Section 3.4.1 of the most recent (2012) Guidance Document: Patented Medicines (Notice of Compliance) Regulations, states that when a generic manufacturer of a drug that already holds an NOC licenses a second generic to sell “the identical drug,” the second / licensee generic need only file an administrative drug submission which does not trigger s 5 of the NOC Regulations. This reversed the prior policy, under which the second generic’s submission was considered to trigger s 5. The change in policy resulted from the Minister of Health’s interpretation of the term “submission” in s 5(1) of the NOC Regulations, and not from any change in the regulations themselves. In this decision, the FCA held that the Minister’s interpretation of the Regulations was owed deference, and that the new interpretation was reasonable, reversing Gleason J on both points. This means that a patentee cannot decide whether to respond to an NOA in light of the threat it perceives from the particular generic; instead, a patentee must respond to every NOA it receives, or take the risk that the generic in question will subsequently license. With that said, according to the Guidance Document, the submission by the second generic will only be considered administrative if the drug is “identical.” In the cases under appeal, the second generic certified that its product would be manufactured in the same location with identical specifications and procedures. That is, as I understand it, the first generic, which had received the NOC, was manufacturing the drug for sale by the second generic. The FCA decision suggested that when a drug is manufactured by the second generic in circumstances that give rise to a “to a new or different basis for asserting that a particular product is infringing” [89], the submission should not be considered administrative. I would imagine that manufacturing by the second generic in a different facility might by considered sufficiently different, even if under licence by the first generic, but the Guidance Document is not explicit on this issue. And regardless of this suggestion by the FCA, the Minister’s interpretation on this point would be reviewed on a deferential standard.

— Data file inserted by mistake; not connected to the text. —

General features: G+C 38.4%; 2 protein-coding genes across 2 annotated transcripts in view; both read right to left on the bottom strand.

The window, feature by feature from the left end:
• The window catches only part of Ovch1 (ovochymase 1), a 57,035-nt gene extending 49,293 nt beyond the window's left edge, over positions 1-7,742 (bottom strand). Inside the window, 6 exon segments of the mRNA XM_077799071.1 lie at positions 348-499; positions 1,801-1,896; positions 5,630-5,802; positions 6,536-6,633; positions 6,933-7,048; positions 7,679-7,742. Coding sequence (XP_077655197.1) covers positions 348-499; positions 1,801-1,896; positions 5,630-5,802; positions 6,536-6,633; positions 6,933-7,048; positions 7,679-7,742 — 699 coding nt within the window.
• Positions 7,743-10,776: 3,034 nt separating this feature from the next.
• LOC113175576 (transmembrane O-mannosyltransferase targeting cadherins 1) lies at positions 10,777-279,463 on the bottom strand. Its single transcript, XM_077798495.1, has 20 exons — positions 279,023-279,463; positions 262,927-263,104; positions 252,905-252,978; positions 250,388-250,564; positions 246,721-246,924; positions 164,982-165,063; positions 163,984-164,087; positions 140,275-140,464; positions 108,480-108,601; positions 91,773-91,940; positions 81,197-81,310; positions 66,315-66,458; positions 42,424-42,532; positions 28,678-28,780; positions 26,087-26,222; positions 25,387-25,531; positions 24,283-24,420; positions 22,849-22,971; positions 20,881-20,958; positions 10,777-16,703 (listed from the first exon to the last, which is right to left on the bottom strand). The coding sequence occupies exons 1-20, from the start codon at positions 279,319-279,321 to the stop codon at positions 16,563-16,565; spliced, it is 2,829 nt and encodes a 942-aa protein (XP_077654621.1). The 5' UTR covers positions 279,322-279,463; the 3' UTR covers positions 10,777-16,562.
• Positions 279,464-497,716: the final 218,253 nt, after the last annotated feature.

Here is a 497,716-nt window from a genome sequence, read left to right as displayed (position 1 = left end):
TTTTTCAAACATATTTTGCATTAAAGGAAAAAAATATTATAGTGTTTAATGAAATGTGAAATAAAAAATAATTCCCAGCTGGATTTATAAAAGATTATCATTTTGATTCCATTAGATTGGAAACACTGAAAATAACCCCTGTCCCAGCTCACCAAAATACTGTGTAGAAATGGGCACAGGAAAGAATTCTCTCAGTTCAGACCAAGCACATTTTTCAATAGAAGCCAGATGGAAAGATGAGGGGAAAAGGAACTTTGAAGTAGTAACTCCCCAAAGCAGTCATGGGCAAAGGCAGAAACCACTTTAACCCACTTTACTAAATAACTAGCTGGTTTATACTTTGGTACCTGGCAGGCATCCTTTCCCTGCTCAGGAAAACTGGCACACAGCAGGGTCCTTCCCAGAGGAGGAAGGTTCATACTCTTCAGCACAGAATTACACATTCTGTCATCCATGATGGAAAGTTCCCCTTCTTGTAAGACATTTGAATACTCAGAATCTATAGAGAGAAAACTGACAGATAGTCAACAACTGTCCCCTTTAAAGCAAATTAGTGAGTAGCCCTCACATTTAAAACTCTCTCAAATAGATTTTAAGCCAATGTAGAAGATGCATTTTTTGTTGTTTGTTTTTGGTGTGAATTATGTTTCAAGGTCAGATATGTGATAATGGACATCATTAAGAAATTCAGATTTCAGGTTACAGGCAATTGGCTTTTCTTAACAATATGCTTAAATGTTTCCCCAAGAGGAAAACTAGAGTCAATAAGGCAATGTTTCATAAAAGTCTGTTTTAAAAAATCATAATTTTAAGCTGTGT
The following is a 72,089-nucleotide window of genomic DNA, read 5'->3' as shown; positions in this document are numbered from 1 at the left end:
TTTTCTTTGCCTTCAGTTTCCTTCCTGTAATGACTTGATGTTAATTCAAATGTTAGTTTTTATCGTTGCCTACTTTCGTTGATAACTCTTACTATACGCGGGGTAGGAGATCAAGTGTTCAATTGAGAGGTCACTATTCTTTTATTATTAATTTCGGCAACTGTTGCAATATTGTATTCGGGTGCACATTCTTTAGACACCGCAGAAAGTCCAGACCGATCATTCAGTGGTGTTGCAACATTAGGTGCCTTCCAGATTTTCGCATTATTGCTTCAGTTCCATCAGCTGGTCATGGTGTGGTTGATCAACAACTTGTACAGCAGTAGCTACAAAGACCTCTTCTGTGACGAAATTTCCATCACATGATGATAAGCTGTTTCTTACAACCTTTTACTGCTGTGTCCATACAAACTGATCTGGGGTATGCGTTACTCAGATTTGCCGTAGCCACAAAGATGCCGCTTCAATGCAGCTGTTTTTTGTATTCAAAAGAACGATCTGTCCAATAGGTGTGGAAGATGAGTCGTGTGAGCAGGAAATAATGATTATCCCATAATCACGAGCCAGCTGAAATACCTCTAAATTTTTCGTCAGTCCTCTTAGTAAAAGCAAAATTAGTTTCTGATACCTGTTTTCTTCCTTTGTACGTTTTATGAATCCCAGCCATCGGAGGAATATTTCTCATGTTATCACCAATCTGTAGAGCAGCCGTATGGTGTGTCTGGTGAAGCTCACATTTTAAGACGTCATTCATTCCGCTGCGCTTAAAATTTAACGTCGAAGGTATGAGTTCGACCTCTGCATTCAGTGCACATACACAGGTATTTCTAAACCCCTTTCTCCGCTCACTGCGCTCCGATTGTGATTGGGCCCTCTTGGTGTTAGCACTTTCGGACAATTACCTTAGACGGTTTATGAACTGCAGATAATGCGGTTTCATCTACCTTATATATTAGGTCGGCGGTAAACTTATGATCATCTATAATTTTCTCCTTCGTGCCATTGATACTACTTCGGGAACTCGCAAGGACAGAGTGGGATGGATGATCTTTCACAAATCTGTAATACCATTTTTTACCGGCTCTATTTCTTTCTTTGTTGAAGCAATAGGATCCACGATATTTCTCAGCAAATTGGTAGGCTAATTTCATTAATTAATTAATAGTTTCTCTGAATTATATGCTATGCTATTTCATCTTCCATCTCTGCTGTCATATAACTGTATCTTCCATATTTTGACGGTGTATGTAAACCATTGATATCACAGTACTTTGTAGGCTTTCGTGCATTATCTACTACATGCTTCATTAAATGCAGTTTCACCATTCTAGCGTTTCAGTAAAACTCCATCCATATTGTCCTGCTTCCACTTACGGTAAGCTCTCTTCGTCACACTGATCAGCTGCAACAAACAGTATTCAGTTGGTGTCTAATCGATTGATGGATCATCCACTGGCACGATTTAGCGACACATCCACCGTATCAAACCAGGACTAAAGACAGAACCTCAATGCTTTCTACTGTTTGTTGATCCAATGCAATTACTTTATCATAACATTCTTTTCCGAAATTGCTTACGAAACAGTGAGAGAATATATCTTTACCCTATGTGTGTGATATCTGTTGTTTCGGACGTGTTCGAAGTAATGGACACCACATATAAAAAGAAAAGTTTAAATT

Thursday, October 20, 2016

Is Recourse to the Disclosure Impermissible When the Words of the Claim Are Plain and Unambiguous?

Cascade Corporation v. Kinshofer GmbH 2016 FC 1117 Southcott J
            2,587,065 / I-LOCK and X-LOCK quick coupler

This infringement action ultimately turned entirely on claim construction. A key issue in claim construction was whether recourse to the disclosure was permissible; in the course of coming to opposite conclusions, the defendant’s expert started with the disclosure and relied extensively on it in construing the claims, while the patentee’s expert largely ignored the disclsoure. Southcott J began his discussion of claim construction by quoting the principle that recourse to the disclosure is “unnecessary where the words are plain and unambiguous”. As discussed below, Southcott J evidently took this as saying that recourse to the disclosure in claim construction is permissible only when the claims are ambiguous. In my view, that proposition is clearly wrong. Since Southcott J found the claims to be ambiguous, and hence recourse to the disclosure was permissible, the error made no difference to the result. Nonetheless, because Southcott J’s view was based on FCA authority, the point warrants some discussion.